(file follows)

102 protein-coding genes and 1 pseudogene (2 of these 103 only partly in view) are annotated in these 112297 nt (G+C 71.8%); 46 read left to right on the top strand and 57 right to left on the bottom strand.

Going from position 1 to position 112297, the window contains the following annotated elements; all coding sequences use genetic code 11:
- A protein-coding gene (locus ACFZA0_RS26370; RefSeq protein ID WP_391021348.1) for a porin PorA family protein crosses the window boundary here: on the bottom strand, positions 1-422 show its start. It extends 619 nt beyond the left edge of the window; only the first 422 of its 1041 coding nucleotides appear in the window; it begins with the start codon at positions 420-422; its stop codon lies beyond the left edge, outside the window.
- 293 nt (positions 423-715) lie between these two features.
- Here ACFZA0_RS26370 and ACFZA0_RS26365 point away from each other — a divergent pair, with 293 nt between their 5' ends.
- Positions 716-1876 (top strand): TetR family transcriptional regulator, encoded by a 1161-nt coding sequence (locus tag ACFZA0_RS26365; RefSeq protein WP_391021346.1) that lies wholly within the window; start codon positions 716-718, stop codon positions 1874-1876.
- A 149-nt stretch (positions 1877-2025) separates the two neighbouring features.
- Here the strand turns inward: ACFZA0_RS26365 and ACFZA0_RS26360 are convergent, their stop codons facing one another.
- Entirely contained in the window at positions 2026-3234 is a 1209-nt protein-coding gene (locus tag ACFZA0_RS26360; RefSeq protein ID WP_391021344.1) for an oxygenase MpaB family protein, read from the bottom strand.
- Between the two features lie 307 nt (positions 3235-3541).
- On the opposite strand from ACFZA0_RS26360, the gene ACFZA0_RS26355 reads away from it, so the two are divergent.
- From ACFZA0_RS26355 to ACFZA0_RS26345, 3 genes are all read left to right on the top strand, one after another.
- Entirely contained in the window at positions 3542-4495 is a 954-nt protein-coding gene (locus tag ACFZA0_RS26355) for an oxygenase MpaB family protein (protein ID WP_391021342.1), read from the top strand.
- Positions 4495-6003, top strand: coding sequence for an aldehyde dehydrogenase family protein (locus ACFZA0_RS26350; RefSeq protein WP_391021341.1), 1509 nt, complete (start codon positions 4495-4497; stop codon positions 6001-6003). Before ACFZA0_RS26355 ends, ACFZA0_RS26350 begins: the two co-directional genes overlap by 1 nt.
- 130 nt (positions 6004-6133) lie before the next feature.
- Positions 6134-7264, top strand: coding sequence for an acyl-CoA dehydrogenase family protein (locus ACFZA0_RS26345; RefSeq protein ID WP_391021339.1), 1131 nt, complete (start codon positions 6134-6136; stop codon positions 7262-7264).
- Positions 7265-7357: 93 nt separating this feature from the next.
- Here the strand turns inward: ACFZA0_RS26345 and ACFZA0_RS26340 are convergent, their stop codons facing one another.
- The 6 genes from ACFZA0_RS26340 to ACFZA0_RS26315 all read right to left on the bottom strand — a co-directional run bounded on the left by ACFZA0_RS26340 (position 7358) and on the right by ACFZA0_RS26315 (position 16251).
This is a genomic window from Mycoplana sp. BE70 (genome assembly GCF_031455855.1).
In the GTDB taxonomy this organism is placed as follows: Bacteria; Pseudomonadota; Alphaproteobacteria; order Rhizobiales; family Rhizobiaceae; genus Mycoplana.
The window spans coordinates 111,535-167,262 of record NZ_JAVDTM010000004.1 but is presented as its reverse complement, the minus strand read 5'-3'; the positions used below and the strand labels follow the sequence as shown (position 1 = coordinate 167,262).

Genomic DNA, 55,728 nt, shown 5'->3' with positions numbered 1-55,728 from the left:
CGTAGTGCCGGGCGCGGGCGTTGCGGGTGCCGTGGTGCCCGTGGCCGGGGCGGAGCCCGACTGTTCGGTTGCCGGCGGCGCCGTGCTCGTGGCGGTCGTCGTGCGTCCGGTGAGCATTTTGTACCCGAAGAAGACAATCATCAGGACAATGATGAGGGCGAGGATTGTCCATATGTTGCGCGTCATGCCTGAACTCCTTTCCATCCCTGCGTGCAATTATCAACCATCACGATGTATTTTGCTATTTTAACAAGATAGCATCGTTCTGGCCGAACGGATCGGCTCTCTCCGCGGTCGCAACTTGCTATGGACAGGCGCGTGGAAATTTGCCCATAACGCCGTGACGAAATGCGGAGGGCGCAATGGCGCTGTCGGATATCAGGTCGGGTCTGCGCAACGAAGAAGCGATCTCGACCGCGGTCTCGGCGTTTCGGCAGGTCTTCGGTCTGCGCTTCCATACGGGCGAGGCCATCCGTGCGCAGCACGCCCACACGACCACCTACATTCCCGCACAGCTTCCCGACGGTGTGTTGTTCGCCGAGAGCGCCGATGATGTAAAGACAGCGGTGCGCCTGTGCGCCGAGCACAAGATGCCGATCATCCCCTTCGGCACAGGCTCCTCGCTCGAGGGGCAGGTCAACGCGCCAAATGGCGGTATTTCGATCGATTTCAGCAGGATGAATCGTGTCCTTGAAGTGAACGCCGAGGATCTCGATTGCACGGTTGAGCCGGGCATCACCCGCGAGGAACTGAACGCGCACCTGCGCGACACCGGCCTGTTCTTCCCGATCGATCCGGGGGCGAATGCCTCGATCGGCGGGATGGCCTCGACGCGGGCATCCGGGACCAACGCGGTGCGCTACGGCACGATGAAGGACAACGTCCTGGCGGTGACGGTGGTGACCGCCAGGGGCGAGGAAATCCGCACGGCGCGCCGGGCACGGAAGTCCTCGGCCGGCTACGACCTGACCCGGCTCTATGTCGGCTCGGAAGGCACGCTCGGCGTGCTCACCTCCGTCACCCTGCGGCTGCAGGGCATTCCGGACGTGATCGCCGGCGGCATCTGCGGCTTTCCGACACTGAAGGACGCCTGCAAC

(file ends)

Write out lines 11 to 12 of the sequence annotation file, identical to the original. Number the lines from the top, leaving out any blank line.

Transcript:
- On the opposite strand from ACFZA0_RS26360, the gene ACFZA0_RS26355 reads away from it, so the two are divergent.
- From ACFZA0_RS26355 to ACFZA0_RS26345, 3 genes are all read left to right on the top strand, one after another.